FRAMINGHAM (04/18/2000) - The struggle to find qualified IT help doesn't appear to be getting any easier. About half of the 1.6 million IT job openings this year will go unfilled because of a dearth of qualified candidates, according to the results of a new survey by the Information Technology Association of America. Companies with 50 to 100 workers will feel the pinch most severely, the study shows. Technical support jobs will account for about one-third of all new positions in the next year, with companies most anxious to find workers with skills in troubleshooting, customer service, hardware and software installation, and systems operation and maintenance. The association conducted 700 telephone interviews with randomly chosen IT managers and released the results of the study at the third annual National Workforce Convocation held in Chicago last week.

The boardroom is akin to a formal living room for companies, a place to bring guests and show off a touch of elegance. No one likes clutter and messiness in their showplace. To help keep things tidy in the boardroom, Xircom has developed two new portable switches that can connect four and eight users to a corporate network in an orderly fashion. The NetStation 4100 and 8100 feature retractable Ethernet cables for connecting each laptop. The cords, which extend about six feet, wind back into the device when they're not in use. Both NetStations feature a single cord for connecting to wall-based power and Ethernet jacks (the cable splits near the end to accomplish the task). The eight-port 8100 sells for $800, and the four-port 4100 costs $500.

Cabletron Systems Inc. last week said it has established its Digital Network Products Group business unit as an independent entity with headquarters in Andover, Mass. The move is viewed as a way for Cabletron to speed divestiture of the unit. Cabletron officials recently said they are looking to sell DNPG and its NetVantage stackable switching operations to focus on core businesses.

DNPG will be headed by General Manager Bill Burger, who said the unit will continue to develop and enhance workgroup and wiring closet switching products.

DNPG will soon announce the availability of two new modules for its MultiSwitch 900 wiring closet switch that increase the density of 10/100M bit/sec ports and gigabit uplinks.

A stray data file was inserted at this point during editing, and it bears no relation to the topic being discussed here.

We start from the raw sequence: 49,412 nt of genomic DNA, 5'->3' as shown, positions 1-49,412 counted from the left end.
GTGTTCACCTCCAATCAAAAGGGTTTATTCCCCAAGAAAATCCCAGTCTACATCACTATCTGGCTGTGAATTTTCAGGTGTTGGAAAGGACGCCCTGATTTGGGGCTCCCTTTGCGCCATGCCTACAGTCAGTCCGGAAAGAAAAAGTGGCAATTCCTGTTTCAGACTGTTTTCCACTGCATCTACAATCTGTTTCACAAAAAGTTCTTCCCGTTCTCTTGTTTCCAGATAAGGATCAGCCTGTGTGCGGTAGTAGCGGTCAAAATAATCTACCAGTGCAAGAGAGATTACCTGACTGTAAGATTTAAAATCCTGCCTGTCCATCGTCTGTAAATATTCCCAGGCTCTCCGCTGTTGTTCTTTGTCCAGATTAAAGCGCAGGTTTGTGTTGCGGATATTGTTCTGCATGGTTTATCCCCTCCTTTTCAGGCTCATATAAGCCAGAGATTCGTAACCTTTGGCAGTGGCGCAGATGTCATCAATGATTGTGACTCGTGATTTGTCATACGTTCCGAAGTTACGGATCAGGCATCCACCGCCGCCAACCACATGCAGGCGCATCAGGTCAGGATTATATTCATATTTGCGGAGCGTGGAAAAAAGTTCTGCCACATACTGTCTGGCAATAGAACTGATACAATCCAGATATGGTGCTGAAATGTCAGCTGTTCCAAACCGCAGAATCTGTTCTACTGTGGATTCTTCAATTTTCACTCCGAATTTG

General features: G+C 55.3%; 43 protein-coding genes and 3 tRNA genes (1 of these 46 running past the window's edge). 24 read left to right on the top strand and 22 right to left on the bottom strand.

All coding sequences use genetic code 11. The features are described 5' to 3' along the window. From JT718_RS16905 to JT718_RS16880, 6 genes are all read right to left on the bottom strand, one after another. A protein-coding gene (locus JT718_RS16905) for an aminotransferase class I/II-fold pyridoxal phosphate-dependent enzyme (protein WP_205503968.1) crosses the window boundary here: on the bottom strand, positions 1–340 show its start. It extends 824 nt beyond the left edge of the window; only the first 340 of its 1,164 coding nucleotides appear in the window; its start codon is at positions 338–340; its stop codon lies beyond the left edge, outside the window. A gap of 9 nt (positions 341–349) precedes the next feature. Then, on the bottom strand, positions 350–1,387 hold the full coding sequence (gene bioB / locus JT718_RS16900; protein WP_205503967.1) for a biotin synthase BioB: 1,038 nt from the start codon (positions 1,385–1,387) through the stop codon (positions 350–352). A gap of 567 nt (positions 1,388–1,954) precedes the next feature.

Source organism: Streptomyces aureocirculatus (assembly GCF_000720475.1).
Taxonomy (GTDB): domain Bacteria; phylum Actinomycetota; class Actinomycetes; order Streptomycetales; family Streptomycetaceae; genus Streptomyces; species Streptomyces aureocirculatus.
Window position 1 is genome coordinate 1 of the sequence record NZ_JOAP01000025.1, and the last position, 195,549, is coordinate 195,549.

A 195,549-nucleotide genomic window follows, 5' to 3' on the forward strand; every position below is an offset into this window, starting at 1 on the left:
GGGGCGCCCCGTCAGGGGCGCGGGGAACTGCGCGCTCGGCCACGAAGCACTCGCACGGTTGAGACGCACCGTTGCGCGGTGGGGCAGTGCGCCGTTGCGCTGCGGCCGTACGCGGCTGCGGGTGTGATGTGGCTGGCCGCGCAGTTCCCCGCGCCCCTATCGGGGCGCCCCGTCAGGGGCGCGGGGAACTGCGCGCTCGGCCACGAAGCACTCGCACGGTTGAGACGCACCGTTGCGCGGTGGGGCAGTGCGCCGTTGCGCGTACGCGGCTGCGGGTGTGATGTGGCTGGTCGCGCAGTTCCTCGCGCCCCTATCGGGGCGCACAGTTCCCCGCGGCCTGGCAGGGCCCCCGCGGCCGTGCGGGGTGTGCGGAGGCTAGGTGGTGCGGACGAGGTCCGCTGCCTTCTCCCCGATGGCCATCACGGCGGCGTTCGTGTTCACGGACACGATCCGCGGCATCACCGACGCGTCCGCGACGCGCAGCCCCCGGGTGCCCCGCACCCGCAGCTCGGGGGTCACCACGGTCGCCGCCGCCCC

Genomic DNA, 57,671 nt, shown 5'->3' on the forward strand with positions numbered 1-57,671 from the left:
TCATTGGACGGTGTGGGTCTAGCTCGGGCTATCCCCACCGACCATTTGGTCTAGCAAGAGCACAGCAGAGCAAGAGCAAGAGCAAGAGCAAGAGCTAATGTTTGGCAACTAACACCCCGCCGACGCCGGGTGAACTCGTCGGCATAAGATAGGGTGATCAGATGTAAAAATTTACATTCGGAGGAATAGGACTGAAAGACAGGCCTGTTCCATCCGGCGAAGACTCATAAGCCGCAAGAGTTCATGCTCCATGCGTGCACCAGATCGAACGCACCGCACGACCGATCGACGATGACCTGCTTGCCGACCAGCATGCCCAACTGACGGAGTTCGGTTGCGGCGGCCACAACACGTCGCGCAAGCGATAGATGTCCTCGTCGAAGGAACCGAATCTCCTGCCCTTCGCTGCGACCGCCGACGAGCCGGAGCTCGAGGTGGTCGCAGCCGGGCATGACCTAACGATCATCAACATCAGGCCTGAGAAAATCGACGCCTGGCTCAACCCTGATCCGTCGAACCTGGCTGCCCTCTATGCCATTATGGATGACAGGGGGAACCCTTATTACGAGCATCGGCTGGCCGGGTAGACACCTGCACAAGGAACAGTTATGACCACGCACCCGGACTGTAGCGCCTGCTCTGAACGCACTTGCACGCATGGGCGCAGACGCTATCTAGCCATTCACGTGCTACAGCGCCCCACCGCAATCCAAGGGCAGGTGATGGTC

The company with a perpetual hitch is at it again. After nearly one year of promises, Microsoft is finally planning to open up the last proprietary format in its implementation of Kerberos in Windows 2000. While those formats are intended to make Windows Kerberos interoperable with Unix-based implementations of the security server, Microsoft will require a license for the format, called the Privilege Access Certificate. Users will either have to run a Windows Kerberos server or pay for the bits and bytes to run on their existing Kerberos servers if they want to access Windows applications.

When it comes to the bragging rights over who has the bigger search engine, the current king of the hill is Inktomi. At last week's 2000 Search Engine meeting in Boston, Inktomi's Chief Scientist Eric Brewer said his company has built an index of some 500 million Web pages (or roughly half the Internet). Inktomi will be licensing the ultra-large index to MSN and iWon, with others soon to follow, the company says. The news was part of Inktomi's Gen3 architecture announcement. Gen3 uses new clustering and concept-matching technologies to better analyze large volumes of index data.

U.S. companies see less threat to their businesses from rising dot-com companies than from traditional competitors with e-business capabilities. At least, that's the word from a PricewaterhouseCoopers survey of Fortune 1000 companies released last week. The greatest concern companies have in generating e-business revenue is whether they can implement organizational structure quickly enough. Their inability to retain and attract IT workers and the failure of capital markets to recognize e-business achievements were limiting factors in their efforts to create e-business initiatives. To view the report, visit

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